Retrieve values with the RETURNING clause

By default, a successful insert will display a message (otherwise known as the command tag) that indicates the number of rows inserted - the command tag below indicates that one row was inserted:


The RETURNING clause allows you to get back some actual values instead of just seeing this message. This comes in really handy when, for example, you've inserted a row where one of the columns is autogenerated (e.g. serial and identity columns). You wouldn't include the autogenerated column in your insert, and you may not even know beforehand what the expected value is.

With RETURNING, you could ask the database to immediately retrieve that value for you. The following is an example for a client table that stores auto-generated values for id:

INSERT INTO client (first, last, email, career_interests)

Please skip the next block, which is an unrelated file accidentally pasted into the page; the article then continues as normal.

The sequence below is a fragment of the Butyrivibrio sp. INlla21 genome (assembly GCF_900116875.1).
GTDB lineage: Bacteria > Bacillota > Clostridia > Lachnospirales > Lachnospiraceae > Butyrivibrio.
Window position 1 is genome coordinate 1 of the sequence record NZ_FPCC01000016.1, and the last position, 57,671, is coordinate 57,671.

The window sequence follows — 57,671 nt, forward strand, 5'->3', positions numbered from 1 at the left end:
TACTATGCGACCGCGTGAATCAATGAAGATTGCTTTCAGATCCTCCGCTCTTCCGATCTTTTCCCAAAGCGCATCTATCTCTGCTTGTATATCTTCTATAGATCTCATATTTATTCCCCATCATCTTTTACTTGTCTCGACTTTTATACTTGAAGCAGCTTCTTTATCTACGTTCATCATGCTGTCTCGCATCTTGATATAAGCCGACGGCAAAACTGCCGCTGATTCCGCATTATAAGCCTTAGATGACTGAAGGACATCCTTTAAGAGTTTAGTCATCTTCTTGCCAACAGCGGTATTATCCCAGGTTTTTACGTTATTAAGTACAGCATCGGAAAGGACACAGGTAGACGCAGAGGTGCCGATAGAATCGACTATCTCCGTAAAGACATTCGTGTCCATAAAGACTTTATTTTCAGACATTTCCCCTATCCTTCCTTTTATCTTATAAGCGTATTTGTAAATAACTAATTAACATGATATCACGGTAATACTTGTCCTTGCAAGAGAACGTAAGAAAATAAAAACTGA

VALUES ('Jermayne', 'Frankum', 'jfrankum7@latimes.co', '{"Developer", "Engineering Manager"}')

This effectively lets you skip that additional SELECT statement to grab that id value you need. Cool!

Alternative action for insert conflicts with ON CONFLICT


There are two paths you can take with the ON CONFLICT clause.

The first is to tell Postgres to do nothing when a conflict blocks the insert operation. For example, let's say I'm tracking event attendance, and I want to add data per individual (client) attending a particular event.

CREATE TABLE attendance (
  event_id INTEGER REFERENCES event(id),
  client_id INTEGER REFERENCES client(id),
  attend_status TEXT NOT NULL CHECK (attend_status in ('Registered', 'Attended', 'Canceled', 'No Show')) DEFAULT 'Registered',
  PRIMARY KEY (event_id, client_id)

I've chosen my primary key for this table to be a composite of the event's ID and the person or client's ID.